I’ve dreamt of moving far into the hills, living in a quaint town, having a half acre to plant orchards and lush gardens filled with fruits and veggies. I would have homesteading neighbors that would trade me honey and eggs for my prized apples and herbs and we would all be like-minded and live copacetic.
But this constant dreaming of another place and situation, this planning and setting of goals toward a future something else, while positive in the aspect of having a dream or goal to motivate one’s self, it takes me out of the present.
There is setting goals to challenge and inspire to greater heights and depths. Then there is being far off in the future and not being present in the now to appreciate what you have and what is happening around you.
When I decided that maybe this home was fine and always would be, that this town wasn’t so bad, it has actually grown on me, that if I were to make a pros and cons list the pros would be so much more…
The town I’ve been dying to move to doesn’t have the growing season we have here. And I’m pretty addicted by now to growing things. Most women are addicted to shoes or purses but if my husband suggests we go to the nursery to get a new fruit tree I’m running to the truck. I had a dream the other night that we had moved and nothing felt right or familiar. I think I’m just tired of moving after years and decades of moving so many times I can’t keep track.
I spend time in this house cleaning it and rearranging the furniture all the time trying new looks. I think about the winter I painted all the doors and built in cupboards. The kitchen was my creation with the help of my neighbor’s daughter. And now I have a huge and thriving kitchen garden in the front yard that has already given me cucumbers. I know most of my neighbors and when I work in the front yard I often lean on the fence to chat with a few as they either walk their dogs or cross the street to converse. We have lovingly breathed life back into this home and I feel that the neighbors need us sometimes just to be here making the street feel solid or at least alive.
We are also located in a place that seems to be a middle point for getting anywhere. We are anywhere from half an hour to two hours from big cities and good stores.
Maybe I should be content with this and call it a day? I have a gypsy soul but maybe I’m tired of loading up the wagon and going off in search of a new village. There may be a better town and address, but there will be other things I’m not crazy about or that’s lacking.
This neighborhood used to be a bit of a mess and this house was the biggest problem with the squatters and drug dealers. The elders that moved across the street from this house began to straighten it up a bit by having old cars hauled away and a few police calls. When we moved in and fixed up this property it really gave the street a boost and other houses began to be painted and lawns mowed.
Most of us want to live in nice neighborhoods and charming homes, but these old, neglected homes need people like us to come in and bring them back to life. These run down neighborhoods need people like us to come in and set an example or at least shine a light to show what a little love and elbow grease can do. I feel sometimes that my neighborhood needs us. We took a dirty, lonely house and made it vibrant and full of life. This is a lesson for us and everyone who wants to change their lives. Sometimes you just need to be where others need you. Sometimes you need to go where you are needed.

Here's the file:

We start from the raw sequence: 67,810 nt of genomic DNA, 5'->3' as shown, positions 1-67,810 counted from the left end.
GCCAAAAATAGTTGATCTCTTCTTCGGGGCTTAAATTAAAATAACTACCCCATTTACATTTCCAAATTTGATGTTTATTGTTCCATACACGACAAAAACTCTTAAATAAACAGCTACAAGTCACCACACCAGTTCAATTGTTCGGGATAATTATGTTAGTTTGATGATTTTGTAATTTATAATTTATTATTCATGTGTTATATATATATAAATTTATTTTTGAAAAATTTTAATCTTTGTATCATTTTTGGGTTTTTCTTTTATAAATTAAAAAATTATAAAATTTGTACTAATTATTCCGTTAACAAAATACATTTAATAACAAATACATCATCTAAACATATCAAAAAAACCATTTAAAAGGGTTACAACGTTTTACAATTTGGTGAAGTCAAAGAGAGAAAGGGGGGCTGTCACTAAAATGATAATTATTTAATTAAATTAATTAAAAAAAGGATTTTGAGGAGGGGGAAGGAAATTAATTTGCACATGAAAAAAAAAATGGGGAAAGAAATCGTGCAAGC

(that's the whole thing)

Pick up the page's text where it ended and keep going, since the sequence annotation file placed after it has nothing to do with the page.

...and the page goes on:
Jesus didn’t hang out with perfect people that were enlightened. He spent time with the sick, the corrupt, the prostitutes, the tax collectors, the weary, and the crazy. Those were the ones he came to help.
Not saying we can be like Jesus, but I am thinking that the perfect neighborhoods and all those like minded people aren’t the ones we should be hanging out with, as pleasant as it is. It is the other group that needs us. They need us to show the way, the light, the example of what love can do.
I have a big kitchen garden in the backyard but this year I purposely dug up the front yard and planted a garden. I wanted us to be more present in our neighborhood, to claim the street so to speak, to show something creative and positive. I want to show others what can be done to transform their homes and lives with a little digging and seeds.
I was also inspired by the Dervaes family and their similar story. The father bought a fixer upper 15 minutes from LA city in a run-down neighborhood. He had his children and a dream to move to the country and start a community of homesteaders but that never worked out. When GMO’s became popular he was outraged and began digging up and planting every inch of his small backyard to grow his own food for his family. Now they have a thriving little farm in just 4,000 sq. ft. of yard complete with gardens, goats, ducks, and chickens. He influences the neighborhood and restaurants come to his front porch to buy his organic produce.
If a family of four can make a farm in a tiny yard in a funky neighborhood than we can do the same. Minus goats…and ducks in the future.
As I settle into this idea that we just may be “home” right here, I find that the desire to create is growing again. I love playing with, what I call my “grown up doll house” and I have ideas for the parts of the yard that haven’t been planted. I have ideas for the garage that sits in the back yard like a boring old lump. We could just build and plant and play right into retirement.
Even if you rent your home if you are in a good situation with the rent and landlord/lady and will be staying a while, then enjoy it. Decorate your house inside and out and plant flowers and vegetables. Paint. Clean. Have fun. Most of it doesn’t have to cost much at all.
Here are some really fun and inspiring, short documentaries about others who have been homesteading in cities. Some rent and some own. There is also one on the Dervaes family.